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In this paper, we explore the usefulness of nonparametric methods in the investigation of production behavior and the estimation of price elasticities of output supply and input demand functions. The approach can handle the situation where some data points are not consistent with production theory. The method is illustrated by estimating supply-demand elasticities of outputs and inputs in U.S. agriculture.
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Knowledge of factors affecting farmer purchases of crop insurance is essential for evaluating the soundness and profitability of crop insurance programs. Despite this importance, the demand for crop insurance has received limited empirical attention. The present paper reports on an empirical assessment of the demand for crop insurance by Iowa corn producers. Adverse selection in the insured pool suggests that producers with differing levels of loss-risk have different demand elasticities. Loss-fisk is included in the empirical analysis and is found to influence the elasticity of demand. Results show average demand elasticities of about -0.32 for relative insured acres and -0.73 for liability per planted acre. Implications for the actuarial soundness of the industry are provided.
Article
This research explores the viability of an alternative design for crop insurance based upon farmer-owned savings accounts that are regulated, monitored, and marginally assisted by the government. Such accounts could be an effective risk management tool for many farmers and could operate without major government subsidization. Relative to the current program, the proposed design should exhibit minimal moral hazard and adverse selection problems, and since farm-level risk does not have to be priced, the proposed design eliminates the premium rating difficulties that weaken actuarial soundness and trigger the need for substantial external subsidies. In addition, administrative costs should be considerably lower.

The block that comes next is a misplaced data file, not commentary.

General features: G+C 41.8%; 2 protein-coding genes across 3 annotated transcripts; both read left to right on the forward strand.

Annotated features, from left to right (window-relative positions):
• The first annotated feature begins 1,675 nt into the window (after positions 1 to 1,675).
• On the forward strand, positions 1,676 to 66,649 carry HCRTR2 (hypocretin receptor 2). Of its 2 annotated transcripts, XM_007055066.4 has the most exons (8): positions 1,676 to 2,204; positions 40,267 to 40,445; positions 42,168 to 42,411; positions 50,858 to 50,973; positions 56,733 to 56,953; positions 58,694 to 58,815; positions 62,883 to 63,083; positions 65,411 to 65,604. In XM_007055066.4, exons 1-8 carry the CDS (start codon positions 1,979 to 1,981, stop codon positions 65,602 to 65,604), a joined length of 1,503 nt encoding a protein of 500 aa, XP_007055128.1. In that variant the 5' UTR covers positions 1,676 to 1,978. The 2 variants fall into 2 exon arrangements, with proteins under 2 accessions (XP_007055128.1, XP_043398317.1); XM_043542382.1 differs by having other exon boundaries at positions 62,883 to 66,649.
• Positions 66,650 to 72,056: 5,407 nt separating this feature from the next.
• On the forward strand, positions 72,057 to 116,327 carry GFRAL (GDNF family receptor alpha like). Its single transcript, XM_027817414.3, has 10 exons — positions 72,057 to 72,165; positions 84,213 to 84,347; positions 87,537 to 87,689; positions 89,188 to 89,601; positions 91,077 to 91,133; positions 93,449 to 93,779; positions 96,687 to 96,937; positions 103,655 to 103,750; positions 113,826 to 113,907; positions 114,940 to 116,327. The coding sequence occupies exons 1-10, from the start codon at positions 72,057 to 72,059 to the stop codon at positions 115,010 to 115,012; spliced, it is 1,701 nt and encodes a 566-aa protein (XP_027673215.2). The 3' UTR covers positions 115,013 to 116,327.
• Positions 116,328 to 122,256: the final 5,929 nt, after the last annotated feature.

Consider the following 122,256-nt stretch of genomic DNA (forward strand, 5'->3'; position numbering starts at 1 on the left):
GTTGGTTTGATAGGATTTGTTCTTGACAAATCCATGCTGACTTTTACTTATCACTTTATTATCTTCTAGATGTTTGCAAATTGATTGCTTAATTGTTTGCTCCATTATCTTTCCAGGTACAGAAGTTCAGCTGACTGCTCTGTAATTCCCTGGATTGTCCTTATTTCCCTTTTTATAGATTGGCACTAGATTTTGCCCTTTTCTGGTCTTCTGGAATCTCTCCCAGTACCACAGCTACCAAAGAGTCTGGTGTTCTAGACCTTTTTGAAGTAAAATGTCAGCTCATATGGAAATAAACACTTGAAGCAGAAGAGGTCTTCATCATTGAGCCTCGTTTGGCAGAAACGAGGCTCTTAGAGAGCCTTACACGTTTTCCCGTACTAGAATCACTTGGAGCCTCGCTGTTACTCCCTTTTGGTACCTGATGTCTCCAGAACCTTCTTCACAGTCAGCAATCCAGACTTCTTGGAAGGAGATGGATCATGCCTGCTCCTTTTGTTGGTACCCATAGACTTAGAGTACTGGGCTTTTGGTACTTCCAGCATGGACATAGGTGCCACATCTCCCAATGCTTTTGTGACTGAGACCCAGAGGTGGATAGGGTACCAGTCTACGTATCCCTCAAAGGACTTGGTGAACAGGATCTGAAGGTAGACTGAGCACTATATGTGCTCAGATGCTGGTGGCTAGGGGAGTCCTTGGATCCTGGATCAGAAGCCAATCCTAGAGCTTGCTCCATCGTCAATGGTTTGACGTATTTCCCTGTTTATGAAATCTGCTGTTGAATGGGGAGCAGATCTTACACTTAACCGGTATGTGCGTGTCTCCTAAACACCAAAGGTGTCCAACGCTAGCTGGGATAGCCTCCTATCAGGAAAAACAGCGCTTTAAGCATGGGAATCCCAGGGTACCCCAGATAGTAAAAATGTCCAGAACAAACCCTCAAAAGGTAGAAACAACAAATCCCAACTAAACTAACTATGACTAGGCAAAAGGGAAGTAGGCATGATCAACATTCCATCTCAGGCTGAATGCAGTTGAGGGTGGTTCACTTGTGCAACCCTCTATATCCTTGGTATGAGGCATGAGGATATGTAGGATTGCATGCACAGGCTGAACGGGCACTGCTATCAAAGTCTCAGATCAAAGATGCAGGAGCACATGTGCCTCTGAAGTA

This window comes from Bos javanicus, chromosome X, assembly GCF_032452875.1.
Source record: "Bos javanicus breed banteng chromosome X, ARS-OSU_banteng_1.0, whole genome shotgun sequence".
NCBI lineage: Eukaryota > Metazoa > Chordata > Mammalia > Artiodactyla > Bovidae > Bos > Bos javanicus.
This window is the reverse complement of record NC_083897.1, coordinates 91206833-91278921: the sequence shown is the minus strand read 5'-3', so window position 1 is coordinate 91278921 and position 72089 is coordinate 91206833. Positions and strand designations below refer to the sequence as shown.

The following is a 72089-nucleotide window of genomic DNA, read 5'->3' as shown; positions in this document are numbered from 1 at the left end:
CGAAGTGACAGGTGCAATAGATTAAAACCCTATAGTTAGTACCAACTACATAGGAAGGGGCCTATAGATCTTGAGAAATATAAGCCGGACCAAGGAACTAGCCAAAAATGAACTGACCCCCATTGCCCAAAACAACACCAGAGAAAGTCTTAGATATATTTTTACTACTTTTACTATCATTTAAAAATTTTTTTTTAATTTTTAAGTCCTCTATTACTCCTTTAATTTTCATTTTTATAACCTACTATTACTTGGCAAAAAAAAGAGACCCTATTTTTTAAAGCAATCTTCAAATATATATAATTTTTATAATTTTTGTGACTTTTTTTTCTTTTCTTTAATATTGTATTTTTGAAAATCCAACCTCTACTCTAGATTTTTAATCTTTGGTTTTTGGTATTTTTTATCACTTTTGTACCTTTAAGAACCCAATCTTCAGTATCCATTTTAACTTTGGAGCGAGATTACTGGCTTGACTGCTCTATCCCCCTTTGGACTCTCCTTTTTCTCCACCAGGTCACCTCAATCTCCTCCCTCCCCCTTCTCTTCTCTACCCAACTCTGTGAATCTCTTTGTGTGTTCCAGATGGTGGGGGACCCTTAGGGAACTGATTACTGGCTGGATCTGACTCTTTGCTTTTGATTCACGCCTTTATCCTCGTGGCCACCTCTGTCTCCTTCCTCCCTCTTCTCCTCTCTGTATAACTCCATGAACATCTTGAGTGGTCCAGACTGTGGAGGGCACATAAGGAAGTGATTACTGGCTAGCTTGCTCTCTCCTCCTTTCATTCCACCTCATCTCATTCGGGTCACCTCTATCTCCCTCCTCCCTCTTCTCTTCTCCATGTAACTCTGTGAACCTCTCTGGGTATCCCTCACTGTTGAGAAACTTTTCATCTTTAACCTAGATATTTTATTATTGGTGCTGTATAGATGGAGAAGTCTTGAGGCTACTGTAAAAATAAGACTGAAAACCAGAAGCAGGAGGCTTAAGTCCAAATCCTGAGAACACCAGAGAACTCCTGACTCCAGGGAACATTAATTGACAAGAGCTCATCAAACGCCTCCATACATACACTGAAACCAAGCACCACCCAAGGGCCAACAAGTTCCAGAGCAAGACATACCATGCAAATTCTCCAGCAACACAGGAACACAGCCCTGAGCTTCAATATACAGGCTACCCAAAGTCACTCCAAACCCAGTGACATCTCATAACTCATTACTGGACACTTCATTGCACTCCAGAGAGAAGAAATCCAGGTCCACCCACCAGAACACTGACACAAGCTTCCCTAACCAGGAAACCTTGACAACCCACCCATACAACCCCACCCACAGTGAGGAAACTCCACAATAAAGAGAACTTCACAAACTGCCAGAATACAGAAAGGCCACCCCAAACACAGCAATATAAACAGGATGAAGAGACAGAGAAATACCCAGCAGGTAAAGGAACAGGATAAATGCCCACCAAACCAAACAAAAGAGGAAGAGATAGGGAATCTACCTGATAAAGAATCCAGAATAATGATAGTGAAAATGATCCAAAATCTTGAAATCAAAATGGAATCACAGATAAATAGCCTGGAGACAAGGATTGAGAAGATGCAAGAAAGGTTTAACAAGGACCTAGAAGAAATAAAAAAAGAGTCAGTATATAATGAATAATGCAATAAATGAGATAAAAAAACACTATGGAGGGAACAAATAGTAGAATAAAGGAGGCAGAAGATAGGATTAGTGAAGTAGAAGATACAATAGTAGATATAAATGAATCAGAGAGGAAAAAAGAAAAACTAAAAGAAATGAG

Article
The farm policy debate in the US continues to evolve rapidly as priorities and perceptions change. For some time now risk protection has been the primary rationale used to justify federal farm programs; hence the commonly expressed need for a farm safety net. As the 2008 farm bill neared its expiration and debate began on a new farm bill, direct payments became perceived as the least politically defensible of the existing farm programs, since direct payments provide no risk protection. Thus, it became widely agreed that direct payments would be reduced or eliminated to reach budget reduction targets. Some may argue that policy-makers adopted and maintained crop insurance premium subsidies simply as a mechanism for transferring federal dollars to crop farmers. It is certainly true that if crop insurance policies are priced correctly, premium subsidies effectively transfer income from taxpayers to crop insurance purchasers.
Article
Since 1980, the Multiple Peril Crop Insurance (MPCI) program has occupied a prominant role in U.S. farm policy. MPCI coverage offerings have been greatly expanded to try to effectively substitute for other forms of federal crop disaster assistance. In this paper, we survey a substantial body of agricultural economics literature that has examined issues relating to the MPCI program. We give an assessment of research findings along with suggested directions for future research.
Chapter